from the Vanderburgh Circuit Court No. 82C01-0812-PC-18. The
Hon. David D. Kiely, Judge, The Hon. Kelli E. Fink,
ATTORNEYS FOR APPELLANT Stephen T. Owens Public Defender of
Indiana Hope Fey Deputy Public Defender Indianapolis, Indiana
ATTORNEYS FOR APPELLEE Curtis T. Hill, Jr. Attorney General
of Indiana J.T. Whitehead Deputy Attorney General
In October of 2001, the State entered into a plea agreement
with David Hooker, pursuant to which he would plead guilty to
Class C felony burglary. At the change-of-plea hearing, while
Hooker denied having to push the already-open door to gain
entry to the residence in question, he did admit that he had
squeezed through the opening. The trial court accepted
Hooker's guilty plea. In 2017, Hooker filed an amended
petition for post-conviction relief ("PCR") in
which he claimed that the trial court erred in accepting his
guilty plea because he had denied his guilt at the hearing.
The post-conviction court concluded that Hooked had not
simultaneously maintained his innocence when he pled guilty
to Class C felony burglary and denied his PCR petition.
Hooker contends that the post-conviction court's
conclusion is clearly erroneous. Because we disagree, we
and Procedural History
On October 1, 2001, the State charged Hooker with Class B
felony burglary and Class D felony theft. Hooker and the
State reached a plea agreement pursuant to which Hooker would
plead guilty to Class C felony burglary in exchange for
dismissal of the theft charge. At the time, Indiana Code
section 35-43-2-1 provided that "[a] person who breaks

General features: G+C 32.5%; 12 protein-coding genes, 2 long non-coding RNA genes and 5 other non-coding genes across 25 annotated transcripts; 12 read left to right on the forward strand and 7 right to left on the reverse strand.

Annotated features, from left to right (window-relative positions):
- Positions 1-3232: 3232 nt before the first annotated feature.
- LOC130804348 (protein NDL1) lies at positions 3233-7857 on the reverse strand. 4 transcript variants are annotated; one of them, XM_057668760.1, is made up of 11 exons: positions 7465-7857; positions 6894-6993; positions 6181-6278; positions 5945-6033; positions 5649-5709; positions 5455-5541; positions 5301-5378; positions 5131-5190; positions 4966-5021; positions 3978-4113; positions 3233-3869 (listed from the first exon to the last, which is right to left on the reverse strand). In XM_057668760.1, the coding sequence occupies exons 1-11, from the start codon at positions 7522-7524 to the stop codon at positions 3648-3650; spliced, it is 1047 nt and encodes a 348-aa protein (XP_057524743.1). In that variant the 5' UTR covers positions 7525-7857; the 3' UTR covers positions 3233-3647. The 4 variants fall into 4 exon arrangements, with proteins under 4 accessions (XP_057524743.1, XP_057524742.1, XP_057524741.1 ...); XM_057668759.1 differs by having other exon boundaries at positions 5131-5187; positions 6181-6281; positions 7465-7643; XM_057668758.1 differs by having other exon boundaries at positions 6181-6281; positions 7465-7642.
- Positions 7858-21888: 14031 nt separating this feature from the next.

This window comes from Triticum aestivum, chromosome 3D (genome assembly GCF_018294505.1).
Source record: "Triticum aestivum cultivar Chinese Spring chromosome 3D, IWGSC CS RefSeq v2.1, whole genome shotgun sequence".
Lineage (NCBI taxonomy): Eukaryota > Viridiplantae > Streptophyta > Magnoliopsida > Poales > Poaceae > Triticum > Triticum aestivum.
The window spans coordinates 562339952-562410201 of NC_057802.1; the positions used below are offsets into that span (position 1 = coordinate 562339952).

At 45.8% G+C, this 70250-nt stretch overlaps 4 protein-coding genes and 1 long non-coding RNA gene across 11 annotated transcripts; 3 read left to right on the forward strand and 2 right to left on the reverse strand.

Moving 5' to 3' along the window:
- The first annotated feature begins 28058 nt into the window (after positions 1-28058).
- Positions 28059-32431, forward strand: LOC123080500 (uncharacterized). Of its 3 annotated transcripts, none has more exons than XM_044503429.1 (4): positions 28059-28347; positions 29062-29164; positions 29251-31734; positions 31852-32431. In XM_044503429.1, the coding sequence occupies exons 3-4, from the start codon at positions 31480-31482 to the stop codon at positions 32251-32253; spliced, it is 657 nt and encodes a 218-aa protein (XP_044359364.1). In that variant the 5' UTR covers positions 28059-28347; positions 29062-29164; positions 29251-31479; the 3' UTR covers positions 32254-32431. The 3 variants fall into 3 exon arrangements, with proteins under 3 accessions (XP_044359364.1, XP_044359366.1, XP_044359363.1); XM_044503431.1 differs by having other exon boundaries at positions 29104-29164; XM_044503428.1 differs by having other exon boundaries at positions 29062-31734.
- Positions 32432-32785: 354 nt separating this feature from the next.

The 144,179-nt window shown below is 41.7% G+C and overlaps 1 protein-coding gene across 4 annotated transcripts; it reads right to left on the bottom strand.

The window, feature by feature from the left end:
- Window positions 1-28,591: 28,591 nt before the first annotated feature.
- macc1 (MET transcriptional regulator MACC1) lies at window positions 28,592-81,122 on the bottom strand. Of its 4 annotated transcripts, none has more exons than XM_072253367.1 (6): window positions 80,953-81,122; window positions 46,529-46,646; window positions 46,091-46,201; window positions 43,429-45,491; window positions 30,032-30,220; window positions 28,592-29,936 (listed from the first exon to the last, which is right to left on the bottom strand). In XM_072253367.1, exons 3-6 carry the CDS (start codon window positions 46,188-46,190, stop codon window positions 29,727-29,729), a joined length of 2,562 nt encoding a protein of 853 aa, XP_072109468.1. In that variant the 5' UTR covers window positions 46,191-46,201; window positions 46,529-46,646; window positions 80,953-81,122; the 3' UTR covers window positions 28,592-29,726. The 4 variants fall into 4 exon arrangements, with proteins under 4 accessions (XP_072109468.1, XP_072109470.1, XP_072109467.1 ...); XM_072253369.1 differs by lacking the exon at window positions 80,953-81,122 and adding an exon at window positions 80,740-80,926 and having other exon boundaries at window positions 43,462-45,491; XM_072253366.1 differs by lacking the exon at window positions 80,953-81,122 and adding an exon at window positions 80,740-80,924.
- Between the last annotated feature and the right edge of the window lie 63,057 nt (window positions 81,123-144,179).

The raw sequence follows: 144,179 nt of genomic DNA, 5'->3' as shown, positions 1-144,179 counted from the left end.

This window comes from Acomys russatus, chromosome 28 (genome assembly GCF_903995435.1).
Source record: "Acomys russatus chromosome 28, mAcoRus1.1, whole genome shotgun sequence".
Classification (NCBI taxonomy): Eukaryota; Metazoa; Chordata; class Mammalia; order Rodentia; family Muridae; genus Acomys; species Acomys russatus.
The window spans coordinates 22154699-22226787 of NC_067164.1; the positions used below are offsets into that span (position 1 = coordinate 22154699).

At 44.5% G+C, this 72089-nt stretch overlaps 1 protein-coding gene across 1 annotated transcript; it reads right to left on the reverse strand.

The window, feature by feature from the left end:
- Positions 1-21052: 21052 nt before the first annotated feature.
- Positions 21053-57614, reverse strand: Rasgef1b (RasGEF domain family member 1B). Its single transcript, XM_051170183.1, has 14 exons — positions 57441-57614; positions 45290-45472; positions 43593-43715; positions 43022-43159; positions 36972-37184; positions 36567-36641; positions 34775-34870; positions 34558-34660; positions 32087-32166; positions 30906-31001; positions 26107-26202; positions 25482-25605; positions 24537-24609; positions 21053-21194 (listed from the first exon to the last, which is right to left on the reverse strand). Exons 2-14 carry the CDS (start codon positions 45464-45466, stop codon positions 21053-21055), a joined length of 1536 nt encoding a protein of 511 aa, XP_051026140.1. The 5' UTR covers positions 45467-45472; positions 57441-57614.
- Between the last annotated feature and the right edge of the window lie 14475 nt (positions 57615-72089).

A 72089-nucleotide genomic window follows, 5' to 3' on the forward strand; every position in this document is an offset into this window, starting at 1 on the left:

and enters the building or structure of another person, with
intent to commit a felony in it, commits burglary, a Class C
A change-of-plea hearing was held on November 2, 2001.
Then-Judge pro tempore Kelli Fink asked
Hooker, "[D]id you break and enter a building that was
owned by [Z.M.]?", to which Hooker replied,
"[y]es." Prior App. p. 12.When Judge Fink asked Hooker
again whether he had broken into the building, Hooker's
counsel interjected that Hooker "would not say he broke
into the building" but that counsel's
"understanding of the law is that you do not have to
break into the building [and] if he was in a building with
the intention to commit a felony, that is sufficient."
Prior App. p. 13. The following exchange occurred:
[The State]: He may have used some force to gain entry which
might have been as simple as pushing a door open which was
[Judge Fink]: Right. How did he gain entry into the building?
[Hooker's counsel]: You went through a door, right?
[Judge Fink]: Did you go through a door?
[Judge Fink]: Did you push the door open?
[Hooker]: It was …
[Hooker's counsel]: It was open wasn't it?
[Judge Fink]: Did you push the …
[Hooker]: No, it was open. It had a box that was against the
door. The door thing was open, it had a box against and some
kind of metal thing was behind the door, I don't …
[Judge Fink]: Okay, did you have to physically touch the door
and push it open in order to …
[Judge Fink]: … gain entry?
[Hooker]: No, it was already open. Now I moved by the door. I